Koi Varieties - Chagoi

Welcome to our newest instalment of our ‘Koi Varieties’ series where today we will be looking at the Chagoi koi, one of the oldest varieties of koi carp.


Chagoi koi from breeder Yamazaki

The Chagoi (CHAH-goy) koi, literally translating to ‘brown carp’ are an old variety of koi that look very similar to the wild carp. The word 'Cha' meaning brown comes from the word 'Ocha' which means tea and these koi were originally named Ochagoi due to their resemblance to the brown tea colour. Very quickly, however, the 'O' was dropped as the farmers put emphasis on the 'chah' sound, leaving us with the name we are all familiar with today. The Chagoi koi are typically referred to as the ’gentle giant’ as they tend to grow much bigger than other koi varieties and are very docile around people. They will typically come and greet you at the top of the pond, be willing to be touched, and will often encourage other koi in the pond to be more friendly.


Many Chagoi koi, but not all, also have a reticulation pattern in their scales. Some koi keepers prefer the Chagoi to be a bit more interesting while others prefer to keep the variety natural and as similar to the wild version as possible. Therefore, both versions are still popular and therefore bred. This reticulation pattern is called fukurin (FOO-koo-REEN) and gives the fish a net-like appearance with each scale having a darker border.


History of Chagoi


Chagoi koi were first bred in the Taisho Era (the period from 1912 to 1926 when Emperor Taisho controlled Japan). These koi were different from the many other varieties of ornamental carp as they were not bred specifically to create a variety of koi, or for a particular colour, pattern or even skin type. Instead, Chagoi were created accidentally from selectively breeding traits in the common carp that made them more valuable as food and easier to keep. That is, they bred the fish to be big as well as tame and friendly. With each new generation of Magoi (common carp), the farmers chose to grow on and breed only the biggest, friendliest fish and within only a few generations, the majority of fish born were lovely and tame. At this point, their colours had changed a little and they were significantly different from the wild Magoi in both size and temperament that they were often kept as pets and even sold as pets rather than as food. It was at this point that the variety was formally named the Chagoi.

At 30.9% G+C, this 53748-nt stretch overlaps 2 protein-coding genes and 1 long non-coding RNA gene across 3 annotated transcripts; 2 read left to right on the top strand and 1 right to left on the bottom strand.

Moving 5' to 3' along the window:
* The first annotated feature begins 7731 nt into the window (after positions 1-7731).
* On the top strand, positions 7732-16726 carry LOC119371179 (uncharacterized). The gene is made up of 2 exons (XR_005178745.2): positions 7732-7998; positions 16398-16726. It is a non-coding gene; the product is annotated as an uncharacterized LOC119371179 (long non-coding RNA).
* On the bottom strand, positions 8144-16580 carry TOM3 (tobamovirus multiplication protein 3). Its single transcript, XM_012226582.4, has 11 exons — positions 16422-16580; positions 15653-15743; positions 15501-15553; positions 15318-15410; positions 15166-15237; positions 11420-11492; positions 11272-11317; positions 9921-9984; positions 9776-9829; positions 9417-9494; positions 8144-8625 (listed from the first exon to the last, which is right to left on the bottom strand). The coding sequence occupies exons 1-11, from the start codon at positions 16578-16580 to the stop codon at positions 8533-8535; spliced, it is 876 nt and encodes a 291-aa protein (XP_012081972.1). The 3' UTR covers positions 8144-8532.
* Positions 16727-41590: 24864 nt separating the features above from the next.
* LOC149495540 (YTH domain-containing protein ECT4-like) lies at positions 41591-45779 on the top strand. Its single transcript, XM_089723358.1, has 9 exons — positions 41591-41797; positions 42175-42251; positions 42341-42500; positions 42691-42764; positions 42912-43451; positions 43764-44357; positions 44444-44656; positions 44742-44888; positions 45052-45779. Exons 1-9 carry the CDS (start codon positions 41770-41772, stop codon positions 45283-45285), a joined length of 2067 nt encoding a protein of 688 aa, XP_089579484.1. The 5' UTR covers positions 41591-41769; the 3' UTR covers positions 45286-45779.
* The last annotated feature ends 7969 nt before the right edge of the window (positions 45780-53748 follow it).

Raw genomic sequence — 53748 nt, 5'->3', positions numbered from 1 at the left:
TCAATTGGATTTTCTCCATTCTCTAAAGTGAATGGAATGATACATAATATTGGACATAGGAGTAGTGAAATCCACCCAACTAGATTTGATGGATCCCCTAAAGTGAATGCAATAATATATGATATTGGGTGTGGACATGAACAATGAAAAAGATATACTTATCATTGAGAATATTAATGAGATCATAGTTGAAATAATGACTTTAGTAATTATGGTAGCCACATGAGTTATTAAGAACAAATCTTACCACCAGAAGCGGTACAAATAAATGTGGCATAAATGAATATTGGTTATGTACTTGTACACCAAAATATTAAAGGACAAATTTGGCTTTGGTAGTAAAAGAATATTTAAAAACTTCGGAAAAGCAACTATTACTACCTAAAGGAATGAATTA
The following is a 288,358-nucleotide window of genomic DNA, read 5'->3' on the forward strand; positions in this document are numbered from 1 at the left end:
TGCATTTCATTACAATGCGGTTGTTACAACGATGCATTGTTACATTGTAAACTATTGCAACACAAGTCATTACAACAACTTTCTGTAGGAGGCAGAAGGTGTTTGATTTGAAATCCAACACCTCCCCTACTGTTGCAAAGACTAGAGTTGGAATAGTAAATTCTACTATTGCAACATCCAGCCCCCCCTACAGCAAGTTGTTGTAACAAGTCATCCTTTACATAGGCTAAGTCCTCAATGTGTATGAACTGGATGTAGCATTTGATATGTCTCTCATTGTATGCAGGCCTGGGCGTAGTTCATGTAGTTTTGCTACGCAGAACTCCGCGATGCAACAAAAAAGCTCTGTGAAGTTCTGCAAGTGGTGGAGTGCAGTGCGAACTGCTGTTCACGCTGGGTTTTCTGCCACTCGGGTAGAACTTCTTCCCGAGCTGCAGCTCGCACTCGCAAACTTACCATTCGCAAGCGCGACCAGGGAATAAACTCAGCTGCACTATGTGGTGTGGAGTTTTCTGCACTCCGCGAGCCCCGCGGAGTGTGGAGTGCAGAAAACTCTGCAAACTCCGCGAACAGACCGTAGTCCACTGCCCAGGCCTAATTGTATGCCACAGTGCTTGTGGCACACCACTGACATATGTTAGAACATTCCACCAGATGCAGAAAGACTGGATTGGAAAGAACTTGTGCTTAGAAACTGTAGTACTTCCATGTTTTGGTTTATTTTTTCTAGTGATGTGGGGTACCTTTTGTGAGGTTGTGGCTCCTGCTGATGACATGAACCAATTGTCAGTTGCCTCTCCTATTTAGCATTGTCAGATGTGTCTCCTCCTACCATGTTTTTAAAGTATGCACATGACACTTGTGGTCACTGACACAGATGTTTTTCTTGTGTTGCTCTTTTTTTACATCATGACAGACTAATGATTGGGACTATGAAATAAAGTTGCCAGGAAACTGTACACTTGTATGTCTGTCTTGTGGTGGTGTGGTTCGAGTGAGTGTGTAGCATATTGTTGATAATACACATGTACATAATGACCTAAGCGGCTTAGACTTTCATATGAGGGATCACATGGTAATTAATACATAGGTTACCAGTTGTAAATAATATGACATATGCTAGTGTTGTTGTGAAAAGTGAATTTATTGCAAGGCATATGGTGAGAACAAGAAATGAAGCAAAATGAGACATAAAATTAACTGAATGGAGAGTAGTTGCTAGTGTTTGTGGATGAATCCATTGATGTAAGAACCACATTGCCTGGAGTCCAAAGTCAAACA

As the years passed and more varieties were developed, it became clear that the breeding methods used to stabilise the varieties were having a negative effect on the size of the koi and the rate of growth. Koi that were significantly different from the wild koi, such as Doitsu koi, typically grew a lot slower and rarely reached the same size as Chagoi koi. Even today, almost all the prizes for the largest koi go to Chagoi koi and the variety has the largest percentage of Jumbo koi (koi from a good bloodline of larger fish).



Gin Rin Chagoi koi from breeder Otsuka

Pongoi (Best Quality) Chagoi